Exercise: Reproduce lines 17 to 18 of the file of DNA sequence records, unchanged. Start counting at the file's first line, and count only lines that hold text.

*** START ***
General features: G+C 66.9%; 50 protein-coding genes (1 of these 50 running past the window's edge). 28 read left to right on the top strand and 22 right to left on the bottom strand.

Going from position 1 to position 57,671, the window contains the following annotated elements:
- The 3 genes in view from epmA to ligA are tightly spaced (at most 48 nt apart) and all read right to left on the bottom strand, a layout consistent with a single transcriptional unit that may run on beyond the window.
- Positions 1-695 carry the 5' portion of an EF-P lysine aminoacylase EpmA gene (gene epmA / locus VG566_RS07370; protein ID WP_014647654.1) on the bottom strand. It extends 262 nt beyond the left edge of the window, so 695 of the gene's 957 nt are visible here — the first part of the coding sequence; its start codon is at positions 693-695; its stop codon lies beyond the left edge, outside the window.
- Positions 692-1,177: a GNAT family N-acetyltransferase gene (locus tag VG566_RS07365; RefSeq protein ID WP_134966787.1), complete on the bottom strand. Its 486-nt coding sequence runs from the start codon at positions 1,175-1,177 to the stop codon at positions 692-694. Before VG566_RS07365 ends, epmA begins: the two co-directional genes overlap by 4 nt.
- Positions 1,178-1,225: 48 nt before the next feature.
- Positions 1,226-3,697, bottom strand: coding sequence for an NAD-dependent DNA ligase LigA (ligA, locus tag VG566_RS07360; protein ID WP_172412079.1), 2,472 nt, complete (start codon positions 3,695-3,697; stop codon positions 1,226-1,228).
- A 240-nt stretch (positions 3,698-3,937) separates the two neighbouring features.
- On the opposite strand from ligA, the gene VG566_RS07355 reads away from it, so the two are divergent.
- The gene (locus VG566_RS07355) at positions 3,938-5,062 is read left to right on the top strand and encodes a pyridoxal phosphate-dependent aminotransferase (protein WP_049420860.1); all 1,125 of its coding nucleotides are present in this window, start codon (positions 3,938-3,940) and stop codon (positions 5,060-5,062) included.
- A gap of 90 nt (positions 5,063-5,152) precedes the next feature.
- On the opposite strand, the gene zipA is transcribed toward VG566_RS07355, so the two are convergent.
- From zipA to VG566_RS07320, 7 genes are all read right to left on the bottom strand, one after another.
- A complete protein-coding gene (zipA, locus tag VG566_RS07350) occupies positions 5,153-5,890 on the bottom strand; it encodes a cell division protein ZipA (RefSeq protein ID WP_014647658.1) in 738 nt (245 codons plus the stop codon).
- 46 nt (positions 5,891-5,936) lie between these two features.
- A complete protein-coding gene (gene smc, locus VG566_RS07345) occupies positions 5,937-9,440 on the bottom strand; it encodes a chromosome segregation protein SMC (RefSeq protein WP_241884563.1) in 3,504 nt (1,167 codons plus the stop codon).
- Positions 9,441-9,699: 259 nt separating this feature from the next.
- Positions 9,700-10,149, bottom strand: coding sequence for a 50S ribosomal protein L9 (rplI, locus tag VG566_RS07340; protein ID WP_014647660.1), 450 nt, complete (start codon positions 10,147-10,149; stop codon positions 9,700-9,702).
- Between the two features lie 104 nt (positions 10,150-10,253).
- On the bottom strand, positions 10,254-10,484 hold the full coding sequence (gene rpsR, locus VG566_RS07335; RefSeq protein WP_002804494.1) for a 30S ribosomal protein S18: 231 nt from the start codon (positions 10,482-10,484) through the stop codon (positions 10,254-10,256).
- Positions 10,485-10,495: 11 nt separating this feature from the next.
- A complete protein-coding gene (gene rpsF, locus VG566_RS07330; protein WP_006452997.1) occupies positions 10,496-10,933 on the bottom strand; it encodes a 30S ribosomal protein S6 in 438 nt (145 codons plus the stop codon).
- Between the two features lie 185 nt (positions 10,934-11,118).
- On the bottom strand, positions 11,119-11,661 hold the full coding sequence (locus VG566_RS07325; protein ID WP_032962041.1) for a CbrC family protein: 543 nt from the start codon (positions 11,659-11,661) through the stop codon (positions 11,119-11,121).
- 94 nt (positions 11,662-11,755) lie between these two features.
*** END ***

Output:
- Positions 9,441-9,699: 259 nt separating this feature from the next.
- Positions 9,700-10,149, bottom strand: coding sequence for a 50S ribosomal protein L9 (rplI, locus tag VG566_RS07340; protein ID WP_014647660.1), 450 nt, complete (start codon positions 10,147-10,149; stop codon positions 9,700-9,702).